by Bob Mason
I was at a dinner recently with a group of people on the verge of college graduation. It was way too quiet, and I didn’t know anyone at the table so I took it upon myself to get the conversation started. I suggested introductions then used the time-honored, yet somewhat lame question, “what are your plans?”
I was lucky and it worked this time as everyone began discussing their plans for the future; a dream job, advanced degrees, and even some entrepreneurial spirit. They each seemed enthusiastic but there was a common thread to what they said. They were going to have to start at the bottom again.
The natural cycle of ups and downs is one of life’s cruel ironies.
We start at the bottom and claw our way to the top only to start at the bottom again if we want to continue moving forward. We complete grade school and move on to high school, an overnight transition from oldest to youngest. Surviving that, we become high school seniors, on top of the world. Though short lived, high school graduation is one of the most euphoric times in a young person’s life. But then, in the blink of an eye, we’re on the bottom again, either as a college freshman, or a new employee. Once again, we must struggle to work our way to the top.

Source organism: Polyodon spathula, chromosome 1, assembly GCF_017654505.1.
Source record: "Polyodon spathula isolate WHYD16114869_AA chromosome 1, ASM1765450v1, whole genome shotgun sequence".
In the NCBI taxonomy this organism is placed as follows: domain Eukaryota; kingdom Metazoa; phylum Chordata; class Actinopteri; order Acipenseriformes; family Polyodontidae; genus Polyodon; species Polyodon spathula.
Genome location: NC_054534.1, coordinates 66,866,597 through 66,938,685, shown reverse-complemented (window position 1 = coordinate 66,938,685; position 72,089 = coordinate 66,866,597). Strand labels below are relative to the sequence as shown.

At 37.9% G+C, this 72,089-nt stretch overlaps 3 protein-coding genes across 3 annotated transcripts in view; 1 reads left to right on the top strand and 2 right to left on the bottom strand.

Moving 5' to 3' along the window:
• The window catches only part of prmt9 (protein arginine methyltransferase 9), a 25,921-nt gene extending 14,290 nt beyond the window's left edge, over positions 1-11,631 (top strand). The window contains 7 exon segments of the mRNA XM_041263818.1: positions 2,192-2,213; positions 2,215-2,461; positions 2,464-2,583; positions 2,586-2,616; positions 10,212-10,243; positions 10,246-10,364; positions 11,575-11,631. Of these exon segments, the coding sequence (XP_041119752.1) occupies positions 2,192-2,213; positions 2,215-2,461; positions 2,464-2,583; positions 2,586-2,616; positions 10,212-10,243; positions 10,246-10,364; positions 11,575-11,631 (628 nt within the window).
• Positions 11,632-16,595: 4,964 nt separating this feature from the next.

To achieve great success we must be willing to risk new adventures but we also must be willing to let go of the past, and the comfort it provides. That’s not to say the past isn’t important. It provides the foundation for the future, but we can’t be successful if we insist on living there.
Of course, there are a few people who don’t experience this up and down phenomenon as much as the rest. Those are the people who give up or just don’t try; who somewhere along the line decide success is just not within their grasp. They exist in the middle, never suffering the lows of starting over but also never experiencing the highs of great success. Not willing to let go of the past and risk something new, they never experience the feeling of success that comes from accepting a challenge and moving ahead.
We each have a choice. We can live in the past or accept the challenge of the future. Living in the past is safe. There’s little risk and some level of comfort. But, the challenge of the future is to learn from, but move beyond the past. It’s a risk, but the rewards are great!
Bob Mason is a speaker, trainer, and author of “Bridging the Generations: A Leader’s Guide to the Complex Multi-Generational, 21st Century Workplace” and “Planning to Excel: Strategic Planning That Works.” Bob works with organizations that want to excel by training managers to lead and creating great strategic plans to keep leaders focused. Visit Bob’s Blog and learn more about his philosophy for developing leaders who excel.